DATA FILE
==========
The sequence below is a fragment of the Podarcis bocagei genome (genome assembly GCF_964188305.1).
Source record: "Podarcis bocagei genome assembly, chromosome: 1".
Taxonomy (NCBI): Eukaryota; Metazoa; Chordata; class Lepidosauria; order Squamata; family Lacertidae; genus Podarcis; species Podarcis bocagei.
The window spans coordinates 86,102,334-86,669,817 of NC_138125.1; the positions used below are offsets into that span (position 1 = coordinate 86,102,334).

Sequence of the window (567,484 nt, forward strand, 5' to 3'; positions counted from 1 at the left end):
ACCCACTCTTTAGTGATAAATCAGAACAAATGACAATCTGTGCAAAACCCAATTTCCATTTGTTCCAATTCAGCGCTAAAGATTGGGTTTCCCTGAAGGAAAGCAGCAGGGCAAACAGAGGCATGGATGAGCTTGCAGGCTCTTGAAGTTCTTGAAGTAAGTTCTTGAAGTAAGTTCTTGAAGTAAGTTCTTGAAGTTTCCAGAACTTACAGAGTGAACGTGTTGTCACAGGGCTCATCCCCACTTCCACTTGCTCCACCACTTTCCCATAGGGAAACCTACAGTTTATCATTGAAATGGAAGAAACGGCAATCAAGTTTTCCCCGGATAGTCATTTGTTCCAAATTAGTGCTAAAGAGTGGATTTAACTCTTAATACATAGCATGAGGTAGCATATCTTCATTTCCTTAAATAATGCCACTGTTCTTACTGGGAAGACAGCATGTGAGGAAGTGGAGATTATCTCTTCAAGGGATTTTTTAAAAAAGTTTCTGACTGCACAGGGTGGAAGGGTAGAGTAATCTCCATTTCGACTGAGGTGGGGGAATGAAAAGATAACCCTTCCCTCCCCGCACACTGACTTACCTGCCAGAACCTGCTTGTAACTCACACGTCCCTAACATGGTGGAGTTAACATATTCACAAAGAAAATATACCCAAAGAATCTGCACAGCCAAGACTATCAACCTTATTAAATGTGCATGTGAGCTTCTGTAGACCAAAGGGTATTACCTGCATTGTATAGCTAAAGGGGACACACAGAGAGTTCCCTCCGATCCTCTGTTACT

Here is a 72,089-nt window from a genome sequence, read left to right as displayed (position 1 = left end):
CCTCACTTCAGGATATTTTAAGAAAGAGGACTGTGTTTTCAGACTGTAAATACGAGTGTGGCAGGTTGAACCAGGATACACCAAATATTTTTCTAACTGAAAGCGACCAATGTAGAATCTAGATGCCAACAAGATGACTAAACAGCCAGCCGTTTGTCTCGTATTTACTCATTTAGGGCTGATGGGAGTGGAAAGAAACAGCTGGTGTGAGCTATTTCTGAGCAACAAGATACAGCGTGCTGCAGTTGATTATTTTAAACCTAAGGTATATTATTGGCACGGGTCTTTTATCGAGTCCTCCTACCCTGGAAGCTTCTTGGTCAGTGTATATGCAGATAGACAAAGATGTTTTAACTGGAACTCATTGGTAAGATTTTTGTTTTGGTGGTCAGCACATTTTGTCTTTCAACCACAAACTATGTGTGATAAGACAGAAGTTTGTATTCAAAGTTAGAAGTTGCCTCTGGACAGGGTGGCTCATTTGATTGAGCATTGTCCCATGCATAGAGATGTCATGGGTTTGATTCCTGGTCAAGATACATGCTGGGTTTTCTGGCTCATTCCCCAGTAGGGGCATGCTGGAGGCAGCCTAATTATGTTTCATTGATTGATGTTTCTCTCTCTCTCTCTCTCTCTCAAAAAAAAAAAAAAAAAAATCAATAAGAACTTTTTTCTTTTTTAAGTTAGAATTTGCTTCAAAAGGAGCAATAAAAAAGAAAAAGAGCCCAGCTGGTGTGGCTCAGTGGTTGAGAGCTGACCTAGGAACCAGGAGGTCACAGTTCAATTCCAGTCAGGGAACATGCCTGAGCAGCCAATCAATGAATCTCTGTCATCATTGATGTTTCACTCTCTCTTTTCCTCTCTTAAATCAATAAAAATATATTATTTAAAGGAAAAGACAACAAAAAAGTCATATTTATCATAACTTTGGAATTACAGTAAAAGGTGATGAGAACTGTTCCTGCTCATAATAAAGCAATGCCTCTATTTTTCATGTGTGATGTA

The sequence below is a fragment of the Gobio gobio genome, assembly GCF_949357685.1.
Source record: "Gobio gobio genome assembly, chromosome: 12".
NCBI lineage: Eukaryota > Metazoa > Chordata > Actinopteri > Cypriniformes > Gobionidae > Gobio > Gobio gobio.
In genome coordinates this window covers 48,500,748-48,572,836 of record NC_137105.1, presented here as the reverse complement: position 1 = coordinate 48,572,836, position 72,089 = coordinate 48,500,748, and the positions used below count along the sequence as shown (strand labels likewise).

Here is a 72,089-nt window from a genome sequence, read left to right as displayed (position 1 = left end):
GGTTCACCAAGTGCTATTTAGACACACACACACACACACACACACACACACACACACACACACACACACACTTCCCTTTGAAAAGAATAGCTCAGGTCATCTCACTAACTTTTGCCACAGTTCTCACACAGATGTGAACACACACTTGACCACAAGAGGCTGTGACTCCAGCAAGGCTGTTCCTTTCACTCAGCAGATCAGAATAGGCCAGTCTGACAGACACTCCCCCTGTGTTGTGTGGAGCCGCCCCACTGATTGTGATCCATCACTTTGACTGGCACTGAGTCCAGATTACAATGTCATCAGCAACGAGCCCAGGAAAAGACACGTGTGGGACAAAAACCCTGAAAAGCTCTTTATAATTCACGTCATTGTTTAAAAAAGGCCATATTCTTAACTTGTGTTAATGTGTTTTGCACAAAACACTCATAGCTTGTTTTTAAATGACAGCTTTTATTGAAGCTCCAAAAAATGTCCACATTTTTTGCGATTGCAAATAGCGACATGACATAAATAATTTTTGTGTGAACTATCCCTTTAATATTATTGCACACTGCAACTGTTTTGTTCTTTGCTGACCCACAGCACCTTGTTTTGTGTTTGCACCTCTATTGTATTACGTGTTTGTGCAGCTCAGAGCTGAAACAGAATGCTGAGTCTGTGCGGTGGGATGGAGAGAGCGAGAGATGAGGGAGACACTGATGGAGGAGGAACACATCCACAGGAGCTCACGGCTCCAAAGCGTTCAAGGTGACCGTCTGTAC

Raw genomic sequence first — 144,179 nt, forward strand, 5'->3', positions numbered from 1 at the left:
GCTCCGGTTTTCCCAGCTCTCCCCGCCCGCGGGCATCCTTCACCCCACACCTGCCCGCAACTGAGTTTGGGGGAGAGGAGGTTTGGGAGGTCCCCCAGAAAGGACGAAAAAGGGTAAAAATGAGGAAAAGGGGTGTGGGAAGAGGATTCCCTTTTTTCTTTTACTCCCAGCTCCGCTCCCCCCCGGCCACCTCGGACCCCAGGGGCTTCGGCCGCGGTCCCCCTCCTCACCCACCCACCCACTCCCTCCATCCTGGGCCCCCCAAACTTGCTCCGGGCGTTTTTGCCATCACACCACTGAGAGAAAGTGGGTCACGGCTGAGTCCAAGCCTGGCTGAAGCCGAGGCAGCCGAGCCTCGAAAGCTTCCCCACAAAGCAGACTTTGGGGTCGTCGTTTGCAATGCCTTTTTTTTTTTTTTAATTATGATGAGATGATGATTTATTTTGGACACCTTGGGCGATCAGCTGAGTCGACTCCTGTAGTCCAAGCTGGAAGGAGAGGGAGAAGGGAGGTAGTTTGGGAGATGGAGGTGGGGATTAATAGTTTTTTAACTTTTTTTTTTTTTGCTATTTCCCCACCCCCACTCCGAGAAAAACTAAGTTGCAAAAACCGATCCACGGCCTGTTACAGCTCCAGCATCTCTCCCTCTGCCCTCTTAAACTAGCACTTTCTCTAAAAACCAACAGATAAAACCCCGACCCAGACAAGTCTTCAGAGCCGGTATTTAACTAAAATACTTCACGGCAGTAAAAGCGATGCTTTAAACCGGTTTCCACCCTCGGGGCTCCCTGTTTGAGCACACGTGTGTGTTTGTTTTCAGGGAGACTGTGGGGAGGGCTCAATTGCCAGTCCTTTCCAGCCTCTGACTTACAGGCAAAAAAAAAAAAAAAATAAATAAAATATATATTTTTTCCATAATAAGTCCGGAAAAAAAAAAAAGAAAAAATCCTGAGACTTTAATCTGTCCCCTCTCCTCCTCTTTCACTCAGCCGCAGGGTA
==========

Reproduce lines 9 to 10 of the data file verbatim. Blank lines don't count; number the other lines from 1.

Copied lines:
The sequence below is a fragment of the Gobio gobio genome, assembly GCF_949357685.1.
Source record: "Gobio gobio genome assembly, chromosome: 12".